• For certain conditions, such as leptospirosis, empiric therapy should be considered pending results of diagnostic tests— treatment for leptospirosis is most effective when initiated early in the disease process. Providers can contact their territorial or state health department or CDC for consultation.
  • Local health care providers are strongly encouraged to report patients for whom there is a high level of suspicion for leptospirosis, dengue, hepatitis A, typhoid, and vibriosis to their local health authorities, while awaiting laboratory confirmation.
  • Confirmed cases of leptospirosis, dengue, hepatitis A, typhoid fever, and vibriosis should be immediately reported to the territorial or state health department to facilitate public health investigation and, as appropriate, mitigate the risk of local transmission. While some of these conditions are not listed as reportable conditions in all states, they are conditions of public health importance and should be reported.

 

For More Information


Obstetric Tetanus in an Unvaccinated Amish Woman After a Home Birth Delivery

Yaffee AQ, Day DL, Bastin G, et al. Notes from the Field. Obstetric Tetanus in an Unvaccinated Woman After a Home Birth Delivery — Kentucky, 2016. MMWR Morb Mortal Wkly Rep 2017;66:307–308. DOI: http://dx.doi.org/10.15585/mmwr.mm6611a7.

Obstetric Tetanus in an Unvaccinated Woman After a Home Birth Delivery — Kentucky, 2016

Anna Q. Yaffee, MD1,2; David L. Day, DVM3; Glenda Bastin, MA3; Mary Powell, MPH4; Sandra Melendez4; Nancy Allen, MSN5; Julie Miracle1; Margaret Jones1; Robert Brawley, MD1 (View author affiliations)

On July 11, 2016, state and local health departments in Kentucky were notified of a case of obstetric tetanus in an unvaccinated woman. Obstetric tetanus, which occurs during pregnancy or within 6 weeks of the end of pregnancy, follows contamination of wounds with Clostridium tetani spores during pregnancy, or the use of contaminated tools or practices during nonsterile deliveries or abortions. CDC did not identify any cases of obstetric tetanus in the United States during 1972–2008 (1,2). State and local health departments in Kentucky investigated this case to identify risk factors and provide recommendations.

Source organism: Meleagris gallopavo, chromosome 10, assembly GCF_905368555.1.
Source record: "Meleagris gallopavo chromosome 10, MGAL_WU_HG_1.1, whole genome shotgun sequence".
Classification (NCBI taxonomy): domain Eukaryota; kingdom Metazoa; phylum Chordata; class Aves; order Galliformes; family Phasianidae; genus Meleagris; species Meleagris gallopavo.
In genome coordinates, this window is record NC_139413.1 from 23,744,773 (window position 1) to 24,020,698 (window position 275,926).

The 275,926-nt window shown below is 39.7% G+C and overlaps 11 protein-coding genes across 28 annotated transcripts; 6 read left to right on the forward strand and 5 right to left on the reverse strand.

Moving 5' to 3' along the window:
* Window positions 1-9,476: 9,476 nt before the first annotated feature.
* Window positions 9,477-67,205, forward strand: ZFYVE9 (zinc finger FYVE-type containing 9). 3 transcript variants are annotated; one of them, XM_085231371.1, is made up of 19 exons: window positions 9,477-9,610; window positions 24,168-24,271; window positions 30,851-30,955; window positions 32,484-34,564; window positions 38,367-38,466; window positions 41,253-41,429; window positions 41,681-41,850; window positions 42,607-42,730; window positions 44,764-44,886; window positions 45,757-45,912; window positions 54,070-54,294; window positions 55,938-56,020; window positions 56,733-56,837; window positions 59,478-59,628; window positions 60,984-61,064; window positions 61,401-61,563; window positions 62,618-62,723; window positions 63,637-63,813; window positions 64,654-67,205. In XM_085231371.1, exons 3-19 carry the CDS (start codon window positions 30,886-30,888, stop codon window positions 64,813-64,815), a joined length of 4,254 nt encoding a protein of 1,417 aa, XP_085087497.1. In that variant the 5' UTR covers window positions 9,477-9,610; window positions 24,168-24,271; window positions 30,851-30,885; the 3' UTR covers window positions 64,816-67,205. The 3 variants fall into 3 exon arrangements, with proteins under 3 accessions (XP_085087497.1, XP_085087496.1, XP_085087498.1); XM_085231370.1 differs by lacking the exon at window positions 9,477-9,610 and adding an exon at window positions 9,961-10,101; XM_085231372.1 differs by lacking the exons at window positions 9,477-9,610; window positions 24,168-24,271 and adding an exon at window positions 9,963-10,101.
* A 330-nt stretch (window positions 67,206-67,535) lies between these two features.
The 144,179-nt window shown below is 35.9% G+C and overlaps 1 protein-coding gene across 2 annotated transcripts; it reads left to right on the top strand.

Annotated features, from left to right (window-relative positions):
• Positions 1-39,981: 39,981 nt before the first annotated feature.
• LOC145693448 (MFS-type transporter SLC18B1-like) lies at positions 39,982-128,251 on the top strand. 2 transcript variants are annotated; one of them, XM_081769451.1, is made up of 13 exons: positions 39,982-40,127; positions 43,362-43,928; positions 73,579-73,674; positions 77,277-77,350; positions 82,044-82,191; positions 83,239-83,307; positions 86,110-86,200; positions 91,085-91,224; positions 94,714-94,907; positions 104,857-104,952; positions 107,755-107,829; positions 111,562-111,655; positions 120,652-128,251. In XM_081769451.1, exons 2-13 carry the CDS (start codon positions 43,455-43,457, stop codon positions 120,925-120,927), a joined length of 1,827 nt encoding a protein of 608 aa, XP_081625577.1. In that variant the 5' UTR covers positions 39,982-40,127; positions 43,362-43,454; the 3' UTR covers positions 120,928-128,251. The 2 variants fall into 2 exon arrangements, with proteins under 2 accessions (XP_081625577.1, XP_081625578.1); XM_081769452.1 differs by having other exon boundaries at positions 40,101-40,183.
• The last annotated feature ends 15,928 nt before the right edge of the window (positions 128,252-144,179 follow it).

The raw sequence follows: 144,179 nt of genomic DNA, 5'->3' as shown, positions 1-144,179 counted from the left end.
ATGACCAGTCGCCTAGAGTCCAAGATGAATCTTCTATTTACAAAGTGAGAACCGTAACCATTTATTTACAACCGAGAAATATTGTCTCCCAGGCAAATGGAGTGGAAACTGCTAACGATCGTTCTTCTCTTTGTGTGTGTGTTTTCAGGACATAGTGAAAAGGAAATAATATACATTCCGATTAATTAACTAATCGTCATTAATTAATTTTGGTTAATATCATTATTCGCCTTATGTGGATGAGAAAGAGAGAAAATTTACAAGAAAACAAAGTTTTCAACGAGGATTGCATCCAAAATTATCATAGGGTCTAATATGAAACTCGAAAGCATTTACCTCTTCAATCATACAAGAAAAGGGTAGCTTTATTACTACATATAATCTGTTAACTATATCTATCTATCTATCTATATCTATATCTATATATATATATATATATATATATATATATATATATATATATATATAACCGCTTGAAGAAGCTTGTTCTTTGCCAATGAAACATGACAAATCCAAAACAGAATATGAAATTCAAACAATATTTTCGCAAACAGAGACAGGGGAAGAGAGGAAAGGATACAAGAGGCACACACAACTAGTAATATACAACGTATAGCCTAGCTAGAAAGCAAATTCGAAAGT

The patient, a woman aged 30 years, is a member of an Amish community. In late June, she delivered a child at home, assisted by an unlicensed community childbirth assistant. She had never received a vaccination for tetanus. Delivery was complicated by breech presentation, but no birth trauma, unsterile conditions, or other complications were reported. Nine days postpartum, the patient experienced facial numbness and neck pain, which progressed over 24 hours to stiff neck and jaw and difficulty swallowing and breathing. She was admitted to the hospital where a clinical diagnosis of tetanus was made, and 6,000 international units of tetanus immunoglobulin were administered intramuscularly. Endotracheal intubation and mechanical ventilation were required. Her hospital course was complicated by seizures and a need for prolonged respiratory support. After approximately a month, the patient was stable and discharged home.

The infant was monitored at home during the mother’s hospitalization. Tetanus immunoglobulin was recommended; however, the family declined treatment. A local advanced practice nurse performed weekly follow-up visits and noted no problems in the infant.

The close relationship between the local health department, health care providers, and the approximately 400-member Amish community facilitated contact with community leaders for an opportunity to discuss implementing Advisory Committee on Immunization Practices (ACIP) recommendations for tetanus immunization through a vaccination campaign. Door-to-door home visits in areas with vaccine-supportive community leaders were made by local health department staff members and the advanced practice nurse to explain the benefits of vaccination and provide vaccine. At the time of the campaign, there was one pregnant woman and one woman who was immediately postpartum in the community; both declined vaccination. Forty-seven (12%) persons were vaccinated, including 32 children aged ≤18 years. An age-appropriate diphtheria, tetanus, and pertussis vaccine (DTaP or Tdap) was administered to 30 (64%) of the 47 vaccine recipients. Because many community members reported having had pertussis disease and were opposed to receiving pertussis vaccine, 17 (36%) persons received age-appropriate tetanus and diphtheria toxoids without pertussis vaccine (DT or Td). Although none of the persons receiving vaccine had been previously vaccinated against any disease to date, none have agreed to complete the series because of little perceived ongoing vaccination need. Additional outreach initiatives are planned.